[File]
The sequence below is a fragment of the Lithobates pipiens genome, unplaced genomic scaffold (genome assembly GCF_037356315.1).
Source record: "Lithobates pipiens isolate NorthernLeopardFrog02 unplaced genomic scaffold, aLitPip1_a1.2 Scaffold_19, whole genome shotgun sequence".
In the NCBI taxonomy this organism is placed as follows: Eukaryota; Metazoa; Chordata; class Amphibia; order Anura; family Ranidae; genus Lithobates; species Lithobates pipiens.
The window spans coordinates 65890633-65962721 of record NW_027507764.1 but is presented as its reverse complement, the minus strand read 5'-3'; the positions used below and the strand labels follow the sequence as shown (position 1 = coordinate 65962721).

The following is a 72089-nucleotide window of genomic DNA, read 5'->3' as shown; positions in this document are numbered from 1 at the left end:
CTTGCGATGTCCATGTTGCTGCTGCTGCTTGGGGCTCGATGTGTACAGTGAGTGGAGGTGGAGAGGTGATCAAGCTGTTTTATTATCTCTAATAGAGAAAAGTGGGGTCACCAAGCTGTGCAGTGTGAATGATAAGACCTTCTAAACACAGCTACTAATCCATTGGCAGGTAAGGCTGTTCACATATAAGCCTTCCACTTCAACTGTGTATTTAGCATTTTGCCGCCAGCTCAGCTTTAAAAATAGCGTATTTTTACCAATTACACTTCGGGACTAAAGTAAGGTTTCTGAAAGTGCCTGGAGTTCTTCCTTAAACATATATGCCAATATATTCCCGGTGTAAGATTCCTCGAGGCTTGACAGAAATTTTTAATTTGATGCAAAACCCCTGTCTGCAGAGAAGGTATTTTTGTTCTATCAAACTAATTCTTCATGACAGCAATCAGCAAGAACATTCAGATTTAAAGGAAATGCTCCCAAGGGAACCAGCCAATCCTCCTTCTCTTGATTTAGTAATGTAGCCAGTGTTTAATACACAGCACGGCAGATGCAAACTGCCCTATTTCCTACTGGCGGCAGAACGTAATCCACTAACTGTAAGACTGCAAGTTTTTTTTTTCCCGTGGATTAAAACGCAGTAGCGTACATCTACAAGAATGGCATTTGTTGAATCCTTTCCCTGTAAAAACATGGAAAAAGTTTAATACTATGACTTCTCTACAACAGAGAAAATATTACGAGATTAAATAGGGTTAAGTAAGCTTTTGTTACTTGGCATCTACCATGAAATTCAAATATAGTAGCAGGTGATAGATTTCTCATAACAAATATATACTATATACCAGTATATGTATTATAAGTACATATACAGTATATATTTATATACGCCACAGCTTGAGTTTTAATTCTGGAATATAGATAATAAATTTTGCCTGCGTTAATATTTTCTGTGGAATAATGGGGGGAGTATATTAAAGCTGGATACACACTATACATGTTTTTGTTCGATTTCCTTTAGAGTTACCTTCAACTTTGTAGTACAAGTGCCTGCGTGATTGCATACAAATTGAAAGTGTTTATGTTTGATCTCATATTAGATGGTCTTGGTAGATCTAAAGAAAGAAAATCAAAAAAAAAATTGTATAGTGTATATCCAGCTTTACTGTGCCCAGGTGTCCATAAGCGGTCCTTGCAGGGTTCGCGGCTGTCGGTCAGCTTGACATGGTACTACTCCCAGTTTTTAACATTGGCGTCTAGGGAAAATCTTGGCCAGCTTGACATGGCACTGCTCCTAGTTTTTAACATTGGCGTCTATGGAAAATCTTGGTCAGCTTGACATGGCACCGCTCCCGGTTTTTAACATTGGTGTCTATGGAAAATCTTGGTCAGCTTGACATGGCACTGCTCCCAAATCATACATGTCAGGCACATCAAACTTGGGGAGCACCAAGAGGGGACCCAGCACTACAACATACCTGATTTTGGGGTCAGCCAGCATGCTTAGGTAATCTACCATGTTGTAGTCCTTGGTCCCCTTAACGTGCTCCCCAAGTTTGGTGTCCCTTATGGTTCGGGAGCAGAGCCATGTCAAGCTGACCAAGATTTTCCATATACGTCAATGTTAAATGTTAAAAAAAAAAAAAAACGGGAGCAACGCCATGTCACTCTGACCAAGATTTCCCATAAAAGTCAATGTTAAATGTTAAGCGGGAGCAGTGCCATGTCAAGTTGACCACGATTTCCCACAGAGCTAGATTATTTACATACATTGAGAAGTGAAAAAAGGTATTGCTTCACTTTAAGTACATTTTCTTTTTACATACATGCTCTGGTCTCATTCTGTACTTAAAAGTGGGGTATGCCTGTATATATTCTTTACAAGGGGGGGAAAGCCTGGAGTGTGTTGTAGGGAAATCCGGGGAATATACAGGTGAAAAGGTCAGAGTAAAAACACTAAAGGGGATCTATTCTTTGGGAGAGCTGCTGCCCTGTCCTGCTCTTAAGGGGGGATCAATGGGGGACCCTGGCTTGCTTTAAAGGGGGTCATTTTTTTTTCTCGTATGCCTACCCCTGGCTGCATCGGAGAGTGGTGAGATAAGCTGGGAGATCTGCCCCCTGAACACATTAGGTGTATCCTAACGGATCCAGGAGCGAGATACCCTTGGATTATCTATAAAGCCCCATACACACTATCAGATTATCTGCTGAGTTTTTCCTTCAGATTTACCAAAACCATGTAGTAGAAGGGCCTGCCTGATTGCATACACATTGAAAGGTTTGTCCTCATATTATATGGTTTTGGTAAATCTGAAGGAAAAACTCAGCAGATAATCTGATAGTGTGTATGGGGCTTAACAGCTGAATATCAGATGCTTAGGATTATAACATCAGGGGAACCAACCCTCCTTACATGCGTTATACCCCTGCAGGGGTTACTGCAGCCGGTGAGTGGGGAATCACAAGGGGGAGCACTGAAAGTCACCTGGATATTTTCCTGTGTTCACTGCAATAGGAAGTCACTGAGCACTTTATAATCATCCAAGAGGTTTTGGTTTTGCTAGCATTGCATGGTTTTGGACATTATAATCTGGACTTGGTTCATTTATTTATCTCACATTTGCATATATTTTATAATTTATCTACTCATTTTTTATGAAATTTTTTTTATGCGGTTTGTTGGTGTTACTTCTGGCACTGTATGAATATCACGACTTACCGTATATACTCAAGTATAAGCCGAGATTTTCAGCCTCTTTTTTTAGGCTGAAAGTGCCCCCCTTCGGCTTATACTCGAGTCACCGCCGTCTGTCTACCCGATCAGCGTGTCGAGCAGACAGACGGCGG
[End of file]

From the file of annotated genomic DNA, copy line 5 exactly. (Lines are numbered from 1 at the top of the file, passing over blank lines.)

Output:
The following is a 72089-nucleotide window of genomic DNA, read 5'->3' as shown; positions in this document are numbered from 1 at the left end: